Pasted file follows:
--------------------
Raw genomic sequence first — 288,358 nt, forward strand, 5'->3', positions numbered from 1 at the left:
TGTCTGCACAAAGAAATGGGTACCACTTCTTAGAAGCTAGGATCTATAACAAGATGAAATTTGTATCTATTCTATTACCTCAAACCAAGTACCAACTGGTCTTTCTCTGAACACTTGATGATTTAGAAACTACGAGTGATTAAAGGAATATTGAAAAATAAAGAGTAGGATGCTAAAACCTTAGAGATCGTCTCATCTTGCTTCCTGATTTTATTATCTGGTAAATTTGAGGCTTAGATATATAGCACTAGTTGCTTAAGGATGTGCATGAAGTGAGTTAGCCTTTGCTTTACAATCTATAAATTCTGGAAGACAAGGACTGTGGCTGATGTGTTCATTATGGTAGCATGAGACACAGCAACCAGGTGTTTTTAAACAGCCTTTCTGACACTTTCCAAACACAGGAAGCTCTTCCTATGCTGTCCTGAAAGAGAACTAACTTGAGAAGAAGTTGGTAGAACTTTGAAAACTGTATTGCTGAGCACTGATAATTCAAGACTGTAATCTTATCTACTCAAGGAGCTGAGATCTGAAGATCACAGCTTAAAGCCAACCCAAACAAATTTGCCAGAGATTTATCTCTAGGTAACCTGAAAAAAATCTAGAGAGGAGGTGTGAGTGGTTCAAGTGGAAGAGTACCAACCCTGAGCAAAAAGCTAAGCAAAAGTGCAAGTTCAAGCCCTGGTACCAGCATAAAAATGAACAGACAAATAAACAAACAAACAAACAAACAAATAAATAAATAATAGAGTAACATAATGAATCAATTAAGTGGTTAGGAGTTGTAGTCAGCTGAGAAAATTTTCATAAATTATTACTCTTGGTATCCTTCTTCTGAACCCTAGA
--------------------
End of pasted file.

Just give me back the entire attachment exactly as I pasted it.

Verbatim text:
Raw genomic sequence first — 288,358 nt, forward strand, 5'->3', positions numbered from 1 at the left:
TGTCTGCACAAAGAAATGGGTACCACTTCTTAGAAGCTAGGATCTATAACAAGATGAAATTTGTATCTATTCTATTACCTCAAACCAAGTACCAACTGGTCTTTCTCTGAACACTTGATGATTTAGAAACTACGAGTGATTAAAGGAATATTGAAAAATAAAGAGTAGGATGCTAAAACCTTAGAGATCGTCTCATCTTGCTTCCTGATTTTATTATCTGGTAAATTTGAGGCTTAGATATATAGCACTAGTTGCTTAAGGATGTGCATGAAGTGAGTTAGCCTTTGCTTTACAATCTATAAATTCTGGAAGACAAGGACTGTGGCTGATGTGTTCATTATGGTAGCATGAGACACAGCAACCAGGTGTTTTTAAACAGCCTTTCTGACACTTTCCAAACACAGGAAGCTCTTCCTATGCTGTCCTGAAAGAGAACTAACTTGAGAAGAAGTTGGTAGAACTTTGAAAACTGTATTGCTGAGCACTGATAATTCAAGACTGTAATCTTATCTACTCAAGGAGCTGAGATCTGAAGATCACAGCTTAAAGCCAACCCAAACAAATTTGCCAGAGATTTATCTCTAGGTAACCTGAAAAAAATCTAGAGAGGAGGTGTGAGTGGTTCAAGTGGAAGAGTACCAACCCTGAGCAAAAAGCTAAGCAAAAGTGCAAGTTCAAGCCCTGGTACCAGCATAAAAATGAACAGACAAATAAACAAACAAACAAACAAACAAATAAATAAATAATAGAGTAACATAATGAATCAATTAAGTGGTTAGGAGTTGTAGTCAGCTGAGAAAATTTTCATAAATTATTACTCTTGGTATCCTTCTTCTGAACCCTAGA